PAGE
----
Data Doctors Tech Tips
Tech Tips for Non-Tech People
We give quick, one minute tech tips each weekday! Join us on a radio station near you as we talk tech. It's Tech Tips for Non-Tech People! You can post questions on Facebook anytime!
If you’ve ever been tasked with the chore of transcribing a recorded interview or voice message on your computer, you know how inefficient things can get.
You have to open multiple programs and bounce back and forth to start and stop the audio in order to properly capture all of the words.
Whether you have to do this on a rare occasion or on a regular basis, I’ve got an awesome free utility for you to bookmark.
It’s called oTranscribe.com and it’s brilliantly simple.
Just upload the sound file to their web interface and suddenly, everything you need to get the job done is in one place.
The online word processor has the sound controls built right into the page and all of the commands can be used with just your keyboard.
Want to start and stop the audio? No need to reach for the mouse, just tap the Escape key. Need to slow down or speed up the audio to match your typing speed? No sweat!
http://otranscribe.com - bookmark this one!
We’ve all come to expect a certain level of performance when we use the Internet and when things don’t work the way we expect them to, frustration sets in.
Not knowing whether it’s your computer, the Internet connection itself or some other confusing technical term like a DNS server or a firewall blocking access makes solving the problem complicated.
This can be especially problematic on the road, when you need to get work done via a hotel or coffee shop wifi connection that’s just not working for you.
That’s where a free diagnostic tool for Google Chrome can be a big help. The connectivity diagnostic browser app is a quick and simple way to do what it suggests: diagnose all of the items that impact your connectivity.
Once you install the app, just on click it and an extensive test is run to check 9 different connectivity items and lets you know if any of them is causing your problem.
Even if you don’t understand what its telling you, the information can be very useful when you call someone for help!
Last week, I explained why it’s so dangerous to use the same password on multiple sites, but this always leads to the question of how the heck can I remember so many passwords?
The answer is you can’t, you need to use some form of password manager to create long, secure passwords for each of your online accounts.
Password managers are designed to create and manage all your passwords across all your devices and websites in a secure manner so all you have to remember is one password.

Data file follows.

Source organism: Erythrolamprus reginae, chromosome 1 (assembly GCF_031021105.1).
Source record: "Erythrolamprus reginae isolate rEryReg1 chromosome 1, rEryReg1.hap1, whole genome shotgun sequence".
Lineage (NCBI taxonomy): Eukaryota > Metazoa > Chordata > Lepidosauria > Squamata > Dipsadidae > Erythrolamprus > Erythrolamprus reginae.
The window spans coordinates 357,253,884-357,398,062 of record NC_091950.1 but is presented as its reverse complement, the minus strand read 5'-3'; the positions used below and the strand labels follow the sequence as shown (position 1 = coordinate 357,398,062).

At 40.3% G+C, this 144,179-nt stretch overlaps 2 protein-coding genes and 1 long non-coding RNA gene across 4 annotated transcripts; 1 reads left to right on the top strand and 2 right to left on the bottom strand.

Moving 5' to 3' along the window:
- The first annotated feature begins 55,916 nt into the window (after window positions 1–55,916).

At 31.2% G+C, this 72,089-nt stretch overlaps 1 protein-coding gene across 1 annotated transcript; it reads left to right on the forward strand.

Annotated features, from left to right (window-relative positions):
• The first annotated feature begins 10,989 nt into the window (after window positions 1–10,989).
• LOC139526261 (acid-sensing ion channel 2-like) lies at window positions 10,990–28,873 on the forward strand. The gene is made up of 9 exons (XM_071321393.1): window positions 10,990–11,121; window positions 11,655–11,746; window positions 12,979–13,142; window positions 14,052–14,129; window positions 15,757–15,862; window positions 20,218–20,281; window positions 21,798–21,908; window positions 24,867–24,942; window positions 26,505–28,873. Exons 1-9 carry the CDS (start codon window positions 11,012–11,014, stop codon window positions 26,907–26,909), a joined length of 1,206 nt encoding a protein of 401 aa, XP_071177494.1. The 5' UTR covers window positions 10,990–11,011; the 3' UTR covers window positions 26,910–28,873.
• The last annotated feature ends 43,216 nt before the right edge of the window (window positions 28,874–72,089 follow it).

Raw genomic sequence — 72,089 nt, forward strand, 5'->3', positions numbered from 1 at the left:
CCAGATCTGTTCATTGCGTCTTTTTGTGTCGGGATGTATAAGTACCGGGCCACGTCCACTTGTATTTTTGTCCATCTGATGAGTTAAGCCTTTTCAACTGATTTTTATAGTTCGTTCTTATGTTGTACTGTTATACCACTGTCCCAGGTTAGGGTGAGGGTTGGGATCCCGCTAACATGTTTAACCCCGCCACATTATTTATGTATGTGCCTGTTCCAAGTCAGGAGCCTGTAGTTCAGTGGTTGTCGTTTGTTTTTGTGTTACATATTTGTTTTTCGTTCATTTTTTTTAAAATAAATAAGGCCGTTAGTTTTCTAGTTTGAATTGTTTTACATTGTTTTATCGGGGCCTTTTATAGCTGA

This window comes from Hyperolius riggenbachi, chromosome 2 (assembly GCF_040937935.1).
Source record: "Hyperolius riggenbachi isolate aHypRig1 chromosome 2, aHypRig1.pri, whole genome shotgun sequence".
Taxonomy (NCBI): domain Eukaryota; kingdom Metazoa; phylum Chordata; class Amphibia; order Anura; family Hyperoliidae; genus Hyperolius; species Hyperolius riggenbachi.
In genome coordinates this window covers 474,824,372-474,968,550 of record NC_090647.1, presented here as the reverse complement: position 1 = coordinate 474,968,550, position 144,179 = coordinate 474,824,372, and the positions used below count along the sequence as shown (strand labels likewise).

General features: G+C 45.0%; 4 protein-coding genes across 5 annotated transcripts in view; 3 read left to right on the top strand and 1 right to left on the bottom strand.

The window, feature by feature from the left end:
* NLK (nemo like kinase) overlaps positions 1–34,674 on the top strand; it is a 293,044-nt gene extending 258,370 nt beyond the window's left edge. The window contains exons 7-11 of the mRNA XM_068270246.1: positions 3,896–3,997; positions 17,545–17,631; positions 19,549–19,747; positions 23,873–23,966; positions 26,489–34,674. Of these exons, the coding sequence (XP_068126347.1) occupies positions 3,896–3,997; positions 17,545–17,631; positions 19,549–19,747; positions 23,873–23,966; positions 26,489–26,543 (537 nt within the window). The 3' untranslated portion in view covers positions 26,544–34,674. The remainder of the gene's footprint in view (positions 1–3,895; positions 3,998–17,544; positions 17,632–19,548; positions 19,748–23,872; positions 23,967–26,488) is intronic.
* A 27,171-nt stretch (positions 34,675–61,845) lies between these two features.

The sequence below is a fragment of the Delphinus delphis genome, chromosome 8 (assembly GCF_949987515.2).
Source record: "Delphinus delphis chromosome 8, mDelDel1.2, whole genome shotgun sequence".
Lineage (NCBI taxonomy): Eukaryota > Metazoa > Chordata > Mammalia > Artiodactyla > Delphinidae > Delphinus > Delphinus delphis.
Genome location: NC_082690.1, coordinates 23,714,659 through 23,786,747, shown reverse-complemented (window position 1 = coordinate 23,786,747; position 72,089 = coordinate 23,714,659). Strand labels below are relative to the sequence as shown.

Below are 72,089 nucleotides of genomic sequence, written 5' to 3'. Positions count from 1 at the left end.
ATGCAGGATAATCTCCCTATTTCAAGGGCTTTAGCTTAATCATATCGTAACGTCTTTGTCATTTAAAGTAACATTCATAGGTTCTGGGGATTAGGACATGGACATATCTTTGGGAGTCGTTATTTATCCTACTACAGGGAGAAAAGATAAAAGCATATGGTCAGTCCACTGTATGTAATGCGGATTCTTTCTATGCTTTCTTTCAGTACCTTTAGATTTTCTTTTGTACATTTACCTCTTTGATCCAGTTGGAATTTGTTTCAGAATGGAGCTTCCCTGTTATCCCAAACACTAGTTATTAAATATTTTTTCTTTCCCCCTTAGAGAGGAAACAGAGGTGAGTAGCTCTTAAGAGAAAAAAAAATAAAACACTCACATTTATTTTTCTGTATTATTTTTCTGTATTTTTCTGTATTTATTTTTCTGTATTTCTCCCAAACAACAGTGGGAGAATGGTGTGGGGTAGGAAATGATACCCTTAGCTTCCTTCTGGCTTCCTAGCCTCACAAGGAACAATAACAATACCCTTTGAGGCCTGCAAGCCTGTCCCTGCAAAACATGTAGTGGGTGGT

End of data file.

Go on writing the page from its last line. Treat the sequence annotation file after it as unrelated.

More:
They all have password generators, auto form fillers, encrypted storage of your passwords, 2 factor authentication and integrate with your browsers and mobile devices.
Password managers can get a little complicated to initially setup for non-technical folks, but once its setup, they’re pretty simple to use.
One of my personal favorites is from LastPass which comes in both free and premium versions. Start with the free version and pay the $12 a year if you wan the premium features.
This issue is too important to ignore, so get help setting it up if you need it.
It’s time for another Data Doctors Tech Tip!
Data breaches are nothing new and pre-date computers; there are news articles from the late 1800’s about thieves stealing important records.
Where there’s data, there are thieves and 2013 was one of the worst years on record for the volume of records exposed by data breaches.
It’s extremely important to understand that if any of your accounts are ever breached, you can never use the associated password ever again.
Hackers long ago started compiling huge databases of stolen passwords, because they know how many people use the same password on multiple sites.
Whenever they go after targets, they don’t have to start by guessing, they just simply check to see if the hashed password exists in the stolen password database.
If you aren’t sure if any of your accounts have ever been breached, there are couple of websites that we’ve posted at DataDoctors.com/radio that will allow you to a quick check based on your e-mail address or username.
Keeping track of lots of complicated passwords is hard, so on Monday, I’ll share some tips on how to securely manage lots of passwords!